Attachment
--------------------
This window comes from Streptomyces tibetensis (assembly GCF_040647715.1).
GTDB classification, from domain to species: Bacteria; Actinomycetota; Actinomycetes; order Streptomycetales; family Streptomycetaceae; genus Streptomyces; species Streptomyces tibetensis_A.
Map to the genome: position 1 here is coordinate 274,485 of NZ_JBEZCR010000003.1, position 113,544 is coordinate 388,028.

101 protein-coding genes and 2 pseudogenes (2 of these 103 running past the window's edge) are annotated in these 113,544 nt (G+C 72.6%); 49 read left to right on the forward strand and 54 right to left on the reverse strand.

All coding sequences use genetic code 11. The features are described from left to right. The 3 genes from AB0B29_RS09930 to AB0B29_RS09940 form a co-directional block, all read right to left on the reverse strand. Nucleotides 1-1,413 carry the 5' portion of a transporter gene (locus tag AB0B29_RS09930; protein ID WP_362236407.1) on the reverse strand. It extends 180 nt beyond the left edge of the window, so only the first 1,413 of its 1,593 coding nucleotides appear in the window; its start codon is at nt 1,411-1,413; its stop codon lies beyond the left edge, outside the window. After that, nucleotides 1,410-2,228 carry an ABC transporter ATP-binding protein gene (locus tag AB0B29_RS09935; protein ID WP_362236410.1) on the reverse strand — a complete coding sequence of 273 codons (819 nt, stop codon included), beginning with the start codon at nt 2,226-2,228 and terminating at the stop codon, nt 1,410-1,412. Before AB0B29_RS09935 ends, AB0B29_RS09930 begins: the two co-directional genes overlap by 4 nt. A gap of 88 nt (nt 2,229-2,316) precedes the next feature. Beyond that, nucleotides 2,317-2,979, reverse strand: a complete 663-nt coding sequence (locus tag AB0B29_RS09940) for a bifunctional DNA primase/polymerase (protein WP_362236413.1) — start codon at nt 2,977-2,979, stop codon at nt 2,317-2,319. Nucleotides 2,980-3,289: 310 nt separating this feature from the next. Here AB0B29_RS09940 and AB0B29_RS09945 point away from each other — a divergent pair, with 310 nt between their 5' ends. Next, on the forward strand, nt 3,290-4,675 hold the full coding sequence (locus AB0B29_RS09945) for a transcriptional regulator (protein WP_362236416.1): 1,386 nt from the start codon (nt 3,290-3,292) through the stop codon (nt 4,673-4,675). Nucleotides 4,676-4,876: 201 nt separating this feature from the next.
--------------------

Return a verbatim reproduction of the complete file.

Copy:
This window comes from Streptomyces tibetensis (assembly GCF_040647715.1).
GTDB classification, from domain to species: Bacteria; Actinomycetota; Actinomycetes; order Streptomycetales; family Streptomycetaceae; genus Streptomyces; species Streptomyces tibetensis_A.
Map to the genome: position 1 here is coordinate 274,485 of NZ_JBEZCR010000003.1, position 113,544 is coordinate 388,028.

101 protein-coding genes and 2 pseudogenes (2 of these 103 running past the window's edge) are annotated in these 113,544 nt (G+C 72.6%); 49 read left to right on the forward strand and 54 right to left on the reverse strand.

All coding sequences use genetic code 11. The features are described from left to right. The 3 genes from AB0B29_RS09930 to AB0B29_RS09940 form a co-directional block, all read right to left on the reverse strand. Nucleotides 1-1,413 carry the 5' portion of a transporter gene (locus tag AB0B29_RS09930; protein ID WP_362236407.1) on the reverse strand. It extends 180 nt beyond the left edge of the window, so only the first 1,413 of its 1,593 coding nucleotides appear in the window; its start codon is at nt 1,411-1,413; its stop codon lies beyond the left edge, outside the window. After that, nucleotides 1,410-2,228 carry an ABC transporter ATP-binding protein gene (locus tag AB0B29_RS09935; protein ID WP_362236410.1) on the reverse strand — a complete coding sequence of 273 codons (819 nt, stop codon included), beginning with the start codon at nt 2,226-2,228 and terminating at the stop codon, nt 1,410-1,412. Before AB0B29_RS09935 ends, AB0B29_RS09930 begins: the two co-directional genes overlap by 4 nt. A gap of 88 nt (nt 2,229-2,316) precedes the next feature. Beyond that, nucleotides 2,317-2,979, reverse strand: a complete 663-nt coding sequence (locus tag AB0B29_RS09940) for a bifunctional DNA primase/polymerase (protein WP_362236413.1) — start codon at nt 2,977-2,979, stop codon at nt 2,317-2,319. Nucleotides 2,980-3,289: 310 nt separating this feature from the next. Here AB0B29_RS09940 and AB0B29_RS09945 point away from each other — a divergent pair, with 310 nt between their 5' ends. Next, on the forward strand, nt 3,290-4,675 hold the full coding sequence (locus AB0B29_RS09945) for a transcriptional regulator (protein WP_362236416.1): 1,386 nt from the start codon (nt 3,290-3,292) through the stop codon (nt 4,673-4,675). Nucleotides 4,676-4,876: 201 nt separating this feature from the next.